Millions of Americans knew Fred Rogers. After all, many of them grew up with him being one of their best friends, even if it was just on TV. But nobody knew Fred Rogers better than Joanne Rogers, his wife. Watching Tom Hanks play her late husband in the new movie, A Beautiful Day in the Neighborhood, Rogers told us that Hanks shares a lot of traits with the man he’s portraying. (Click on the media bar below to hear Joanne Rogers)
A Beautiful Day in the Neighborhood opens in theaters on Friday.
As we’ve learned over the past four seasons, This Is Us has about a million ways of touching our hearts. The ones that Susan Kelechi Watson enjoys, though, are the ones that lift her heart and make it smile. She told us she feels like it’s important to the show that they balance the heavy stuff with the light stuff, and she especially loves watching Justin Hartley when he does his scenes. (Click on the media bar below to hear Susan Kelechi Watson)
Revered filmmaker Fritz Lang is best known for his work in Germany (M, Metropolis), and ultimately the U.S. (The Big Heat, The Woman in the Window). What is often overlooked is Lang’s return to Germany to direct The Tiger of Eschnapur and The Indian Tomb. Both films, which underwent a 4K Restoration, hits Blu-ray on December 10 as Fritz Lang’s Indian Epic.
The Tiger of Eschnapur centers on Harold Berger (Paul Hubschmid), an architect who falls in love with a temple dancer named Seetha (Debra Paget) during his journey to India. Their romance leads to the wrath by Chandra (who originally commissioned Berger to India). In The Indian Tomb, the lovers are rescued by villagers in the desert, but ultimately they are given up for ransom and must find a way to survive the social and political turmoil of their environment.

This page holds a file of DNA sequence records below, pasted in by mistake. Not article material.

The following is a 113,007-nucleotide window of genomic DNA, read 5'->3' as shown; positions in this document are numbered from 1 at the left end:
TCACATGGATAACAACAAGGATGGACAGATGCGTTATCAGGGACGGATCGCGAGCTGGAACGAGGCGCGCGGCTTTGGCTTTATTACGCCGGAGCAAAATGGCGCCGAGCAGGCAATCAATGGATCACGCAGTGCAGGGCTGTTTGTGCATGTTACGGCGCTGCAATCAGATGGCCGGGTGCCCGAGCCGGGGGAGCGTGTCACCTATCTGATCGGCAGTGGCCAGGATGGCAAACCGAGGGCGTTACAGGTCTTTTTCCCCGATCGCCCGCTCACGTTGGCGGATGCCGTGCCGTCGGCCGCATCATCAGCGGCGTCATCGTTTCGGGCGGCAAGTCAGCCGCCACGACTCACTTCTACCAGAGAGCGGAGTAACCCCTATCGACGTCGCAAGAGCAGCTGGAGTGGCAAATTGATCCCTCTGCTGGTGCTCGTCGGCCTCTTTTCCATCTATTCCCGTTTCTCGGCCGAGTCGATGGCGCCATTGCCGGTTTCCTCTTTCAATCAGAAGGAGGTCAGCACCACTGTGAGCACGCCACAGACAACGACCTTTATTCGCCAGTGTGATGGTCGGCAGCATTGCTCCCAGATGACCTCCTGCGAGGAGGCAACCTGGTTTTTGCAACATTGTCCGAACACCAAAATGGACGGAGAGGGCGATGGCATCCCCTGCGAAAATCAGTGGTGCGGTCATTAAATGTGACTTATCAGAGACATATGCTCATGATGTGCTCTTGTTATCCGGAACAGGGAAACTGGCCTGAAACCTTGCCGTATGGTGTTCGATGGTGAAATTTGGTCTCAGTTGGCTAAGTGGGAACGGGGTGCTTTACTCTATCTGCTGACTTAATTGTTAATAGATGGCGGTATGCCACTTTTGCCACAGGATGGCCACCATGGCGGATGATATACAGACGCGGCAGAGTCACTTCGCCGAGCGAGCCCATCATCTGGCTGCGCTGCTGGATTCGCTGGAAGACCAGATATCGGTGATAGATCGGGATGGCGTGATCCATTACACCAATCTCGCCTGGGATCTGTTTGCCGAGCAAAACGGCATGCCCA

Special features include audio commentaries by film historian David Kalat, The Indian Epic documentary, filmmaker Mark Rappaport’s video essay “Debra Paget, For Example,” and a 20 page booklet featuring an essay by film scholar Tom Gunning.
Directed and penned by Frank Sabetella, The Shedcenters on Stan (Jay Jay Warren) a teenager who discovers a vampire (Frank Whaley) who’s living in the backyard of his grandfather’s (Timothy Bottoms). Having a creature trapped inside the shed becomes a nightmare experience for Stan, but his bullied best friend Dommer (Cody Kostro) sees the vampire as an opportunity to exact vengeance on his abusive colleagues.
Sabatella could have turned The Shed into a blood fest filled with a soaring body count, but instead The Shed is a refreshingly nuanced tale of revenge and the toxic effects of bullying.
“It actually took quite a while,” said Sabatella on writing the final draft of his script. “The core of the story, the vampire trapped inside the shed, was an idea that my film school friend Jason Rice had come up with in a short story. I took his short concept and I expanded it to this present story that we have about the abuse and neglected teenagers and the revenge aspect and all that . . . tt really took time and rewriting of the elements to really bring all that forward and get those striking story elements out.
Click on the media bar to hear Sabatella talk about the advantages of adding such first rate veteran actors like Bottoms, Whaley, and Siobhan Fallon Hogan (she plays a deputy) in his feature:
The Shedis now playing in theaters and is available on Digital HD and VOD.